State Lawmakers Debate Mandatory Sex Trafficking Awareness Training For Hotel Employees

March 30, 2018 06:35 AM

Every hotel worker in Minnesota may soon be trained to spot sex trafficking. 

State lawmakers are discussing a bill that, if passed, would require all hotel and motel employees in Minnesota to receive on-site sex trafficking training within 90 days of their hiring and every year thereafter.


RELATED: Sex Trafficking Victims Back Out in Cold After Emergency Shelter Ends Post-Super Bowl

"There's a lot of us that that's our first place of contact, where trafficking begins," survivor Lori Paul told lawmakers Thursday afternoon while detailing her own experience from nearly three decades ago. 

"I remember just thinking about the person at the desk," she said, "Do you know what just happened to me? Could you have just looked up, or said, 'Hey what's your name?'"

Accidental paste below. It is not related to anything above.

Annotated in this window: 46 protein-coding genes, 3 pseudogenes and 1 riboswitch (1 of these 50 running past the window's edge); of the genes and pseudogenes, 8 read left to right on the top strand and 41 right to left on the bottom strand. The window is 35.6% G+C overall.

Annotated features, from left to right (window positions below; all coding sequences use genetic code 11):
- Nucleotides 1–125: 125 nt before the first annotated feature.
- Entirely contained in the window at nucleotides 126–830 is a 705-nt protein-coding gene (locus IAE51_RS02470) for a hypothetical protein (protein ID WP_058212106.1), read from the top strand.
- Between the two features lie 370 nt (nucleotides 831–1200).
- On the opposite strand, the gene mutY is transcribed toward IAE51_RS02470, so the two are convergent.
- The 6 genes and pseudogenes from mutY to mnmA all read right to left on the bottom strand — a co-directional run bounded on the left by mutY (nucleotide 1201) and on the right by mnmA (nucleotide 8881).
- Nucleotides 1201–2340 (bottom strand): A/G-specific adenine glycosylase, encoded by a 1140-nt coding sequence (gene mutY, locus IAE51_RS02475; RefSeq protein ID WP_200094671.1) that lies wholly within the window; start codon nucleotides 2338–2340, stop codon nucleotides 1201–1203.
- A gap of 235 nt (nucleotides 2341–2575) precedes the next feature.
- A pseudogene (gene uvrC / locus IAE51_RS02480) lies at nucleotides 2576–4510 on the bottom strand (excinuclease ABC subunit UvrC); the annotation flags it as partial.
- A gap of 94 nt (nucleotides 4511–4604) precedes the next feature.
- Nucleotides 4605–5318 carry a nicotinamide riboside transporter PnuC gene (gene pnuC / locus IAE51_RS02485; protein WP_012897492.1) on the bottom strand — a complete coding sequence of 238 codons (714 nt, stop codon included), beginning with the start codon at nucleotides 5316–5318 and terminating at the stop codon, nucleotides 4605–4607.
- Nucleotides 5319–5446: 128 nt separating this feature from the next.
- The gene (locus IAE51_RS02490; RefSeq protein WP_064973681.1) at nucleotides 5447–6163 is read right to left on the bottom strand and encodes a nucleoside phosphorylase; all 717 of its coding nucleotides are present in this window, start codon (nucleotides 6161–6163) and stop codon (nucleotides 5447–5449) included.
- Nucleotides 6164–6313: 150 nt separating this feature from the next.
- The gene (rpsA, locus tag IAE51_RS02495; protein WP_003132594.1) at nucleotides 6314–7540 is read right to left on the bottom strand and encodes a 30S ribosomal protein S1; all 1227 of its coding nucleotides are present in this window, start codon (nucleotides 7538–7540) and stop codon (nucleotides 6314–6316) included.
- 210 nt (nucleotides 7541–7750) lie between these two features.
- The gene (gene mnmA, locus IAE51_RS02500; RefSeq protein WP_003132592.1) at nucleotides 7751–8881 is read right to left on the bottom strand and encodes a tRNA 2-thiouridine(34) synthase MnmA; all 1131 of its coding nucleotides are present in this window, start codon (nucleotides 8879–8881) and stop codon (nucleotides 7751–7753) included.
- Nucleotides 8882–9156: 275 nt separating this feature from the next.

Some hotels already require employees to receive similar training.

For instance, earlier this month, Treasure Island Resort and Casino spokesperson Kevin Smith told KSTP its employees are trained to spot sex trafficking.

RELATED: Charges: Rosemount Man Kidnapped, Attempted Trafficking 2 Teen Boys

"It's a concern, not only for our property, but for every other property in the state of Minnesota and across the country," he said.

The difference is this bill would make such training mandatory for all hotels. That's something survivors like Paul believe is desperately needed.

The bill, HF 3287, made it out of committee Thursday afternoon passing unanimously.


Josh Rosenthal

Copyright 2018 - KSTP-TV, LLC A Hubbard Broadcasting Company


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